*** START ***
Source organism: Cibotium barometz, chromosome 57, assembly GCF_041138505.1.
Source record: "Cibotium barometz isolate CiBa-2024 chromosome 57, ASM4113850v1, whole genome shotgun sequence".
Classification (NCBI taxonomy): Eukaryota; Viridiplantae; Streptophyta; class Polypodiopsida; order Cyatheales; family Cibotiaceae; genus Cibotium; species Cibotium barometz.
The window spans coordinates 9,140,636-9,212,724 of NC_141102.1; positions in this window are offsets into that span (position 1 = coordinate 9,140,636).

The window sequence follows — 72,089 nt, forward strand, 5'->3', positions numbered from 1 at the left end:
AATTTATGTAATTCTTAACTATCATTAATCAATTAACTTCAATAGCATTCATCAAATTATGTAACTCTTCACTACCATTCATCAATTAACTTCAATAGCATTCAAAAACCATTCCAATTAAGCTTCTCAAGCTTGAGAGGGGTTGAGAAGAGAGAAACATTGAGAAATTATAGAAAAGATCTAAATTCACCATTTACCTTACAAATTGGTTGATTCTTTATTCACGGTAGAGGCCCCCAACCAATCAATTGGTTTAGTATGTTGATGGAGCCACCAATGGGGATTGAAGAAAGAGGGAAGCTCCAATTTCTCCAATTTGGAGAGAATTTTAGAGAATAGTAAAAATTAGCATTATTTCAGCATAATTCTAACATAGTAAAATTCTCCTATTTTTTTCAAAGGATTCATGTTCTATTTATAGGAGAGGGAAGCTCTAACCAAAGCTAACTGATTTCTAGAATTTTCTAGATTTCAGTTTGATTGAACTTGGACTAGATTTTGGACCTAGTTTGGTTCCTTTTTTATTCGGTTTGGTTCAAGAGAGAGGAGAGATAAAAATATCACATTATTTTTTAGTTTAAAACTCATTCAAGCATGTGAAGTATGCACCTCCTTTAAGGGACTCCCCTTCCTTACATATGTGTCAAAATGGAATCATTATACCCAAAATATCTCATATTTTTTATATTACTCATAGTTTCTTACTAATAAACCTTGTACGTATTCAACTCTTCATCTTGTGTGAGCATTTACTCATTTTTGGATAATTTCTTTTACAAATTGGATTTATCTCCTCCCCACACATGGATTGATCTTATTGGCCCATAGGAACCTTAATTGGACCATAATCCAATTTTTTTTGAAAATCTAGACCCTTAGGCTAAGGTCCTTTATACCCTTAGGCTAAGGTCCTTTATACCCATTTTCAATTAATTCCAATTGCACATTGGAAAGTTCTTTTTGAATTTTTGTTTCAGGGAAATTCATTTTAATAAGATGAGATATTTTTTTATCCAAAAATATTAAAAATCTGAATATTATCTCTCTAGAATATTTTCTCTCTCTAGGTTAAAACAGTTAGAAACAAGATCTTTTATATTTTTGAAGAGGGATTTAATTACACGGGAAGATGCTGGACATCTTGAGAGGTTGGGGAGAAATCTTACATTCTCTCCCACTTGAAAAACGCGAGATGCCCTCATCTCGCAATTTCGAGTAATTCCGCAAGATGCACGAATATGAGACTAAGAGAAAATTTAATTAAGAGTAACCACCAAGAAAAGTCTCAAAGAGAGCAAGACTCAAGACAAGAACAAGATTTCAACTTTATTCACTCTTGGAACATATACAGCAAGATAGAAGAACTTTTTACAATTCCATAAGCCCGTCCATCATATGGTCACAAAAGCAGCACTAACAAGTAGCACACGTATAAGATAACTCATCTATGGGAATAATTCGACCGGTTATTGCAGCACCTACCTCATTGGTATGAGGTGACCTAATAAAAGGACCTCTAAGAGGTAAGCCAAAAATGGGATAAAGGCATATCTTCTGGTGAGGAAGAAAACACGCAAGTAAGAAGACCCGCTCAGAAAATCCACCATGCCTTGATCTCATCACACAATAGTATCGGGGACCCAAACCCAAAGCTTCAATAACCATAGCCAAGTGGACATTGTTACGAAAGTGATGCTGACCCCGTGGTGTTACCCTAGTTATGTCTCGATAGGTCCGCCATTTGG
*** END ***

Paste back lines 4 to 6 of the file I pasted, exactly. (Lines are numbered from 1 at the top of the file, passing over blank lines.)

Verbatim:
The window spans coordinates 9,140,636-9,212,724 of NC_141102.1; positions in this window are offsets into that span (position 1 = coordinate 9,140,636).

The window sequence follows — 72,089 nt, forward strand, 5'->3', positions numbered from 1 at the left end:
AATTTATGTAATTCTTAACTATCATTAATCAATTAACTTCAATAGCATTCATCAAATTATGTAACTCTTCACTACCATTCATCAATTAACTTCAATAGCATTCAAAAACCATTCCAATTAAGCTTCTCAAGCTTGAGAGGGGTTGAGAAGAGAGAAACATTGAGAAATTATAGAAAAGATCTAAATTCACCATTTACCTTACAAATTGGTTGATTCTTTATTCACGGTAGAGGCCCCCAACCAATCAATTGGTTTAGTATGTTGATGGAGCCACCAATGGGGATTGAAGAAAGAGGGAAGCTCCAATTTCTCCAATTTGGAGAGAATTTTAGAGAATAGTAAAAATTAGCATTATTTCAGCATAATTCTAACATAGTAAAATTCTCCTATTTTTTTCAAAGGATTCATGTTCTATTTATAGGAGAGGGAAGCTCTAACCAAAGCTAACTGATTTCTAGAATTTTCTAGATTTCAGTTTGATTGAACTTGGACTAGATTTTGGACCTAGTTTGGTTCCTTTTTTATTCGGTTTGGTTCAAGAGAGAGGAGAGATAAAAATATCACATTATTTTTTAGTTTAAAACTCATTCAAGCATGTGAAGTATGCACCTCCTTTAAGGGACTCCCCTTCCTTACATATGTGTCAAAATGGAATCATTATACCCAAAATATCTCATATTTTTTATATTACTCATAGTTTCTTACTAATAAACCTTGTACGTATTCAACTCTTCATCTTGTGTGAGCATTTACTCATTTTTGGATAATTTCTTTTACAAATTGGATTTATCTCCTCCCCACACATGGATTGATCTTATTGGCCCATAGGAACCTTAATTGGACCATAATCCAATTTTTTTTGAAAATCTAGACCCTTAGGCTAAGGTCCTTTATACCCTTAGGCTAAGGTCCTTTATACCCATTTTCAATTAATTCCAATTGCACATTGGAAAGTTCTTTTTGAATTTTTGTTTCAGGGAAATTCATTTTAATAAGATGAGATATTTTTTTATCCAAAAATATTAAAAATCTGAATATTATCTCTCTAGAATATTTTCTCTCTCTAGGTTAAAACAGTTAGAAACAAGATCTTTTATATTTTTGAAGAGGGATTTAATTACACGGGAAGATGCTGGACATCTTGAGAGGTTGGGGAGAAATCTTACATTCTCTCCCACTTGAAAAACGCGAGATGCCCTCATCTCGCAATTTCGAGTAATTCCGCAAGATGCACGAATATGAGACTAAGAGAAAATTTAATTAAGAGTAACCACCAAGAAAAGTCTCAAAGAGAGCAAGACTCAAGACAAGAACAAGATTTCAACTTTATTCACTCTTGGAACATATACAGCAAGATAGAAGAACTTTTTACAATTCCATAAGCCCGTCCATCATATGGTCACAAAAGCAGCACTAACAAGTAGCACACGTATAAGATAACTCATCTATGGGAATAATTCGACCGGTTATTGCAGCACCTACCTCATTGGTATGAGGTGACCTAATAAAAGGACCTCTAAGAGGTAAGCCAAAAATGGGATAAAGGCATATCTTCTGGTGAGGAAGAAAACACGCAAGTAAGAAGACCCGCTCAGAAAATCCACCATGCCTTGATCTCATCACACAATAGTATCGGGGACCCAAACCCAAAGCTTCAATAACCATAGCCAAGTGGACATTGTTACGAAAGTGATGCTGACCCCGTGGTGTTACCCTAGTTATGTCTCGATAGGTCCGCCATTTGG